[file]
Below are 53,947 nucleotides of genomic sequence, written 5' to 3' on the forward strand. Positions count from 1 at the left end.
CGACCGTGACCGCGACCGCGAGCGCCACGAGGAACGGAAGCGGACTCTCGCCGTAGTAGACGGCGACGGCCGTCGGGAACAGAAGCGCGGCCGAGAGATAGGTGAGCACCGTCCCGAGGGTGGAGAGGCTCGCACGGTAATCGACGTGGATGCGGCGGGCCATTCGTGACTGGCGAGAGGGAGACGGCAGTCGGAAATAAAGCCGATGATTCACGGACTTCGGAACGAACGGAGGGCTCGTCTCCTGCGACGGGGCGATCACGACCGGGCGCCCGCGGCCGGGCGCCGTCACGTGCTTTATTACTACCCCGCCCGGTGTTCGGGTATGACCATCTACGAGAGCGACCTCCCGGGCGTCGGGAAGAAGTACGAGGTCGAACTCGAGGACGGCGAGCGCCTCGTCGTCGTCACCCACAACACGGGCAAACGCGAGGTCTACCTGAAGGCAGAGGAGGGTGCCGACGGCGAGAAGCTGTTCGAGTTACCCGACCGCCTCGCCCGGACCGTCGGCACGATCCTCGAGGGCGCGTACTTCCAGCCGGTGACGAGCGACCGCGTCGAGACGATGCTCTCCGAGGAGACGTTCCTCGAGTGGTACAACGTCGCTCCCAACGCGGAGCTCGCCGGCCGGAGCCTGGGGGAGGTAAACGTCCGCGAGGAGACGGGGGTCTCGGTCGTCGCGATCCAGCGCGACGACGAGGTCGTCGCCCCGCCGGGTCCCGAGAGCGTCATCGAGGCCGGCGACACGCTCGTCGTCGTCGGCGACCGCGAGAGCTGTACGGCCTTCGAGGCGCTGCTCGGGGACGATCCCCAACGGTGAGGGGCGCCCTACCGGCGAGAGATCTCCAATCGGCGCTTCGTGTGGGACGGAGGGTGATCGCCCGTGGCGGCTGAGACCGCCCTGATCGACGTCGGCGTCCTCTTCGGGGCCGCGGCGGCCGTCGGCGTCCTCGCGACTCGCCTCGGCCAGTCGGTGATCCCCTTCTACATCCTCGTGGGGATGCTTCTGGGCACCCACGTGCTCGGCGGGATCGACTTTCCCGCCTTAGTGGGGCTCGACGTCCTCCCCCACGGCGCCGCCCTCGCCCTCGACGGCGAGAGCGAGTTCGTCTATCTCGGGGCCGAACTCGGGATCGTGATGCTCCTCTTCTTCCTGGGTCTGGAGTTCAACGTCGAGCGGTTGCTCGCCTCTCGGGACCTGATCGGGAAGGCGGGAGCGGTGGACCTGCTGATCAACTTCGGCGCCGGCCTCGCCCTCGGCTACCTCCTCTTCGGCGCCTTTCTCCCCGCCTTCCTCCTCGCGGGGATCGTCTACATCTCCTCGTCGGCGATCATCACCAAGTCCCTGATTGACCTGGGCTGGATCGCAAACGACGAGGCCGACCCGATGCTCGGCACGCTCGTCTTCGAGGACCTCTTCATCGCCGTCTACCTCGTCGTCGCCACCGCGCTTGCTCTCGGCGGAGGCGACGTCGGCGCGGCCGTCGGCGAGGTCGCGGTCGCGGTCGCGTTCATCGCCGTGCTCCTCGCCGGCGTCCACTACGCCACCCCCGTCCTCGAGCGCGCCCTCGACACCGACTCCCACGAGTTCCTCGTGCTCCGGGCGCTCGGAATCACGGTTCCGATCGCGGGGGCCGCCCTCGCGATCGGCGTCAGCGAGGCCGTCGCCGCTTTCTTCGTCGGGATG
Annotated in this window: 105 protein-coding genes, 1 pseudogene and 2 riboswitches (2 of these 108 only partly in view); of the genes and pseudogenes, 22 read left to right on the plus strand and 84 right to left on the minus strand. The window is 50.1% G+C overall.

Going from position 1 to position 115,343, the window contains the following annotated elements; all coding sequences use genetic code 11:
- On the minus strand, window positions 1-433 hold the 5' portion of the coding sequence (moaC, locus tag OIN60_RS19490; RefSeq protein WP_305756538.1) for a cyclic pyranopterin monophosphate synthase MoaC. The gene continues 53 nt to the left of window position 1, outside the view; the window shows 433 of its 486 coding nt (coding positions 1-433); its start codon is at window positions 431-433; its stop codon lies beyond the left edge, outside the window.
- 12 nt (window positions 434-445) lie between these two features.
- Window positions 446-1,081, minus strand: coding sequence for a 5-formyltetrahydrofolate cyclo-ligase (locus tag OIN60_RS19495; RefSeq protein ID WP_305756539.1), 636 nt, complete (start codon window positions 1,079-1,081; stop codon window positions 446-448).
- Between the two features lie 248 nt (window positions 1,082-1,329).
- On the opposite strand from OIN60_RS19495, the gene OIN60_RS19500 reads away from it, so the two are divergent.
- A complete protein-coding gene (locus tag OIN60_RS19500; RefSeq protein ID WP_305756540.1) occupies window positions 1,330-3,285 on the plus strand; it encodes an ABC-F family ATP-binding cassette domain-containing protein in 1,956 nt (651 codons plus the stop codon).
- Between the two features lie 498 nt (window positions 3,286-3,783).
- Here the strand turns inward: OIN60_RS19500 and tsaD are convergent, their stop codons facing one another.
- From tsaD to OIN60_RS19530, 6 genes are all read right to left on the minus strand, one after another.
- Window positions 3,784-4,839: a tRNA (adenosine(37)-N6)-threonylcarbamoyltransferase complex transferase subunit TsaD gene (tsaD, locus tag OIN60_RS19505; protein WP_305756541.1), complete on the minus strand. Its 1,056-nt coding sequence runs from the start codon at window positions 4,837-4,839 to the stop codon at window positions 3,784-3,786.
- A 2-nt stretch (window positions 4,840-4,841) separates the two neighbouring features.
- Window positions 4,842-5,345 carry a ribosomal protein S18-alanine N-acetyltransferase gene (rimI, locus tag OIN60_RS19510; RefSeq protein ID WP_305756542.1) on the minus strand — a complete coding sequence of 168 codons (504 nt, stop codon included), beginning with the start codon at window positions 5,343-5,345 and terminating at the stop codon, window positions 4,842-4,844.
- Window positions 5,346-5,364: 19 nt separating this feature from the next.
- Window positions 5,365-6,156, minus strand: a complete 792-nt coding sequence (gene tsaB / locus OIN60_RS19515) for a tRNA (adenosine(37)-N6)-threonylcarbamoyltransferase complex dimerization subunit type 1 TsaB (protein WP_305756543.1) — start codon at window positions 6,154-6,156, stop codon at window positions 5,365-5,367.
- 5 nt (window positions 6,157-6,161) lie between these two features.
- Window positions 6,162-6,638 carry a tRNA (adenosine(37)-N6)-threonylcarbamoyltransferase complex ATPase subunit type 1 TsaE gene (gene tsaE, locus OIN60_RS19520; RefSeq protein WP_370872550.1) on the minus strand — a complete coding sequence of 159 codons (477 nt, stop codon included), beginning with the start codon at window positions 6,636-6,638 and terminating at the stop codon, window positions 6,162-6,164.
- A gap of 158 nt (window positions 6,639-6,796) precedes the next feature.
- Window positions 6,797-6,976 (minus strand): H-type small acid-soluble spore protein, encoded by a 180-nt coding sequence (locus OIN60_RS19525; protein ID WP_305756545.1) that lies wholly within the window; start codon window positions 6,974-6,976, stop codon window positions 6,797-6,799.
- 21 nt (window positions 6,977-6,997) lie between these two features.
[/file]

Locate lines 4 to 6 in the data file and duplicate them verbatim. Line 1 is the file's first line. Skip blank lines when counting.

Going from position 1 to position 115,343, the window contains the following annotated elements; all coding sequences use genetic code 11:
- On the minus strand, window positions 1-433 hold the 5' portion of the coding sequence (moaC, locus tag OIN60_RS19490; RefSeq protein WP_305756538.1) for a cyclic pyranopterin monophosphate synthase MoaC. The gene continues 53 nt to the left of window position 1, outside the view; the window shows 433 of its 486 coding nt (coding positions 1-433); its start codon is at window positions 431-433; its stop codon lies beyond the left edge, outside the window.
- 12 nt (window positions 434-445) lie between these two features.